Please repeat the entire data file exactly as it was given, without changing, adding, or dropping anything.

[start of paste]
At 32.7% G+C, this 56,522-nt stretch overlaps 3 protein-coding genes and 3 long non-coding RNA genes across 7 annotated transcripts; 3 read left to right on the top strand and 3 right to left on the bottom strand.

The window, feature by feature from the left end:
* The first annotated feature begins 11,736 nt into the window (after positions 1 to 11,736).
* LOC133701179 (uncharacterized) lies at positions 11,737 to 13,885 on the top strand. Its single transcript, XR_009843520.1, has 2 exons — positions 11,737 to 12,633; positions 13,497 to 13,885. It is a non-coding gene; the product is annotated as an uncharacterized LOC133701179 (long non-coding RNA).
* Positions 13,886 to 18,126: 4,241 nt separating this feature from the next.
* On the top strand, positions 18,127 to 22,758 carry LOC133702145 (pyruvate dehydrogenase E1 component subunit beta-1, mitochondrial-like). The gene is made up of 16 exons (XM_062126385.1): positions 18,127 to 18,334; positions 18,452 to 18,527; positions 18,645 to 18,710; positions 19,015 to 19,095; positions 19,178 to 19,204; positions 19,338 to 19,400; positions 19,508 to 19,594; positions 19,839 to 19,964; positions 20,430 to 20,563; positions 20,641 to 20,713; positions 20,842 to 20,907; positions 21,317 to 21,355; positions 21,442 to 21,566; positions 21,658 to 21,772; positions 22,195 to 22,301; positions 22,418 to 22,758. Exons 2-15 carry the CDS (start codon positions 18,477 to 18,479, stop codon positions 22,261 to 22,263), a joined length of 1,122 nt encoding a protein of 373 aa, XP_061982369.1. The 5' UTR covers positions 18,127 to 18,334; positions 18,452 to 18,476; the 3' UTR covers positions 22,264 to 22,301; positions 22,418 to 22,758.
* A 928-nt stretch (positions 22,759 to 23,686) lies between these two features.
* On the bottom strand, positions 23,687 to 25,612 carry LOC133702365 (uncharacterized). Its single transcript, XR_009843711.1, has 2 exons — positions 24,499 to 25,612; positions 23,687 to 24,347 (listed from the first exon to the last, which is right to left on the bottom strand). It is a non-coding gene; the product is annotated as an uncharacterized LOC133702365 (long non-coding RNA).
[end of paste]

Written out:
At 32.7% G+C, this 56,522-nt stretch overlaps 3 protein-coding genes and 3 long non-coding RNA genes across 7 annotated transcripts; 3 read left to right on the top strand and 3 right to left on the bottom strand.

The window, feature by feature from the left end:
* The first annotated feature begins 11,736 nt into the window (after positions 1 to 11,736).
* LOC133701179 (uncharacterized) lies at positions 11,737 to 13,885 on the top strand. Its single transcript, XR_009843520.1, has 2 exons — positions 11,737 to 12,633; positions 13,497 to 13,885. It is a non-coding gene; the product is annotated as an uncharacterized LOC133701179 (long non-coding RNA).
* Positions 13,886 to 18,126: 4,241 nt separating this feature from the next.
* On the top strand, positions 18,127 to 22,758 carry LOC133702145 (pyruvate dehydrogenase E1 component subunit beta-1, mitochondrial-like). The gene is made up of 16 exons (XM_062126385.1): positions 18,127 to 18,334; positions 18,452 to 18,527; positions 18,645 to 18,710; positions 19,015 to 19,095; positions 19,178 to 19,204; positions 19,338 to 19,400; positions 19,508 to 19,594; positions 19,839 to 19,964; positions 20,430 to 20,563; positions 20,641 to 20,713; positions 20,842 to 20,907; positions 21,317 to 21,355; positions 21,442 to 21,566; positions 21,658 to 21,772; positions 22,195 to 22,301; positions 22,418 to 22,758. Exons 2-15 carry the CDS (start codon positions 18,477 to 18,479, stop codon positions 22,261 to 22,263), a joined length of 1,122 nt encoding a protein of 373 aa, XP_061982369.1. The 5' UTR covers positions 18,127 to 18,334; positions 18,452 to 18,476; the 3' UTR covers positions 22,264 to 22,301; positions 22,418 to 22,758.
* A 928-nt stretch (positions 22,759 to 23,686) lies between these two features.
* On the bottom strand, positions 23,687 to 25,612 carry LOC133702365 (uncharacterized). Its single transcript, XR_009843711.1, has 2 exons — positions 24,499 to 25,612; positions 23,687 to 24,347 (listed from the first exon to the last, which is right to left on the bottom strand). It is a non-coding gene; the product is annotated as an uncharacterized LOC133702365 (long non-coding RNA).